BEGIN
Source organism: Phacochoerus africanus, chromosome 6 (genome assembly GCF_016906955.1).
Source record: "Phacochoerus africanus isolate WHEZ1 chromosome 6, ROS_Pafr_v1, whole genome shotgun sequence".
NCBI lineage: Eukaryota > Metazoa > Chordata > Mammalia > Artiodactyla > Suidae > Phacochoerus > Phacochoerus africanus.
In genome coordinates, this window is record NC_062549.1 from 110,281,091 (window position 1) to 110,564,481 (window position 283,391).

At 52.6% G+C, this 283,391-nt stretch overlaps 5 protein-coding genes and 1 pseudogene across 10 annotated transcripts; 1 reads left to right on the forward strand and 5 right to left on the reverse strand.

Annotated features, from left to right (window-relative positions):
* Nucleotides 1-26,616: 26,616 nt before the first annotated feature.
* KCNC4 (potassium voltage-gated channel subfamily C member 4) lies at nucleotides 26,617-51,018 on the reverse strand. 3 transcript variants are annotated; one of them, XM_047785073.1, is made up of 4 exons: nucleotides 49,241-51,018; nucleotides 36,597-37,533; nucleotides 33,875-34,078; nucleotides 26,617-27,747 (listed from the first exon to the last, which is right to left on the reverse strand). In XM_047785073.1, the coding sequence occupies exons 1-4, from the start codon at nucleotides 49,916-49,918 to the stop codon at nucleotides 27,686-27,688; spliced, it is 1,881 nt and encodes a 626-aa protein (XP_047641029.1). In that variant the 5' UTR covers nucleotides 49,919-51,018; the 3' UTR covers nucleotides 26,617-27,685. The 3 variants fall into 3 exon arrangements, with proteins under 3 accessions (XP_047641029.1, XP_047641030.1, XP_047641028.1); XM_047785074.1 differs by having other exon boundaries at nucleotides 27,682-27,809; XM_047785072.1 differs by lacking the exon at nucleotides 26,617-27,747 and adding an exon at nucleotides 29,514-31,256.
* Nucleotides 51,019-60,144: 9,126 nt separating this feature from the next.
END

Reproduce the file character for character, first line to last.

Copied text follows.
Source organism: Phacochoerus africanus, chromosome 6 (genome assembly GCF_016906955.1).
Source record: "Phacochoerus africanus isolate WHEZ1 chromosome 6, ROS_Pafr_v1, whole genome shotgun sequence".
NCBI lineage: Eukaryota > Metazoa > Chordata > Mammalia > Artiodactyla > Suidae > Phacochoerus > Phacochoerus africanus.
In genome coordinates, this window is record NC_062549.1 from 110,281,091 (window position 1) to 110,564,481 (window position 283,391).

At 52.6% G+C, this 283,391-nt stretch overlaps 5 protein-coding genes and 1 pseudogene across 10 annotated transcripts; 1 reads left to right on the forward strand and 5 right to left on the reverse strand.

Annotated features, from left to right (window-relative positions):
* Nucleotides 1-26,616: 26,616 nt before the first annotated feature.
* KCNC4 (potassium voltage-gated channel subfamily C member 4) lies at nucleotides 26,617-51,018 on the reverse strand. 3 transcript variants are annotated; one of them, XM_047785073.1, is made up of 4 exons: nucleotides 49,241-51,018; nucleotides 36,597-37,533; nucleotides 33,875-34,078; nucleotides 26,617-27,747 (listed from the first exon to the last, which is right to left on the reverse strand). In XM_047785073.1, the coding sequence occupies exons 1-4, from the start codon at nucleotides 49,916-49,918 to the stop codon at nucleotides 27,686-27,688; spliced, it is 1,881 nt and encodes a 626-aa protein (XP_047641029.1). In that variant the 5' UTR covers nucleotides 49,919-51,018; the 3' UTR covers nucleotides 26,617-27,685. The 3 variants fall into 3 exon arrangements, with proteins under 3 accessions (XP_047641029.1, XP_047641030.1, XP_047641028.1); XM_047785074.1 differs by having other exon boundaries at nucleotides 27,682-27,809; XM_047785072.1 differs by lacking the exon at nucleotides 26,617-27,747 and adding an exon at nucleotides 29,514-31,256.
* Nucleotides 51,019-60,144: 9,126 nt separating this feature from the next.